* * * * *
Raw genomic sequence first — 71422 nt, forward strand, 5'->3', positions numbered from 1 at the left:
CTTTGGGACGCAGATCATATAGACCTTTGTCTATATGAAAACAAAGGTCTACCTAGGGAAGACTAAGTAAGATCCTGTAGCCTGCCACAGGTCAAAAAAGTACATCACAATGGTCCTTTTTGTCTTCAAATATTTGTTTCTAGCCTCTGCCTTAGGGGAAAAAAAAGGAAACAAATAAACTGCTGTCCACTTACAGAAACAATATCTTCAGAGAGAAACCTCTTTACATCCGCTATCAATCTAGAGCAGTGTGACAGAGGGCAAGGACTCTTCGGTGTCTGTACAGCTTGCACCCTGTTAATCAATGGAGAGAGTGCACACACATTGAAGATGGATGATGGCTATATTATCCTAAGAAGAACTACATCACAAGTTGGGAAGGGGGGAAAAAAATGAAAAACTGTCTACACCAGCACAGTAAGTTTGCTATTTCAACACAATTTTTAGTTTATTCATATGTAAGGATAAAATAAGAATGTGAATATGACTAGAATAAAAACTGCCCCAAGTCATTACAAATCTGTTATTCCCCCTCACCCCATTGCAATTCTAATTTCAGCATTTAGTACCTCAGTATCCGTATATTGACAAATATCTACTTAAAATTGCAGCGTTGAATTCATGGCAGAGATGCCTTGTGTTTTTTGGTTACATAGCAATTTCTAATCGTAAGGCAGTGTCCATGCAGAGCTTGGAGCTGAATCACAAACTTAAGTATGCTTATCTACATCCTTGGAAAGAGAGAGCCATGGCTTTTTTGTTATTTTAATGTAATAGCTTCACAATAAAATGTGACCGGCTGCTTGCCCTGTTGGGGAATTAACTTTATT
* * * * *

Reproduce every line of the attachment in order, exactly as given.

Raw genomic sequence first — 71422 nt, forward strand, 5'->3', positions numbered from 1 at the left:
CTTTGGGACGCAGATCATATAGACCTTTGTCTATATGAAAACAAAGGTCTACCTAGGGAAGACTAAGTAAGATCCTGTAGCCTGCCACAGGTCAAAAAAGTACATCACAATGGTCCTTTTTGTCTTCAAATATTTGTTTCTAGCCTCTGCCTTAGGGGAAAAAAAAGGAAACAAATAAACTGCTGTCCACTTACAGAAACAATATCTTCAGAGAGAAACCTCTTTACATCCGCTATCAATCTAGAGCAGTGTGACAGAGGGCAAGGACTCTTCGGTGTCTGTACAGCTTGCACCCTGTTAATCAATGGAGAGAGTGCACACACATTGAAGATGGATGATGGCTATATTATCCTAAGAAGAACTACATCACAAGTTGGGAAGGGGGGAAAAAAATGAAAAACTGTCTACACCAGCACAGTAAGTTTGCTATTTCAACACAATTTTTAGTTTATTCATATGTAAGGATAAAATAAGAATGTGAATATGACTAGAATAAAAACTGCCCCAAGTCATTACAAATCTGTTATTCCCCCTCACCCCATTGCAATTCTAATTTCAGCATTTAGTACCTCAGTATCCGTATATTGACAAATATCTACTTAAAATTGCAGCGTTGAATTCATGGCAGAGATGCCTTGTGTTTTTTGGTTACATAGCAATTTCTAATCGTAAGGCAGTGTCCATGCAGAGCTTGGAGCTGAATCACAAACTTAAGTATGCTTATCTACATCCTTGGAAAGAGAGAGCCATGGCTTTTTTGTTATTTTAATGTAATAGCTTCACAATAAAATGTGACCGGCTGCTTGCCCTGTTGGGGAATTAACTTTATT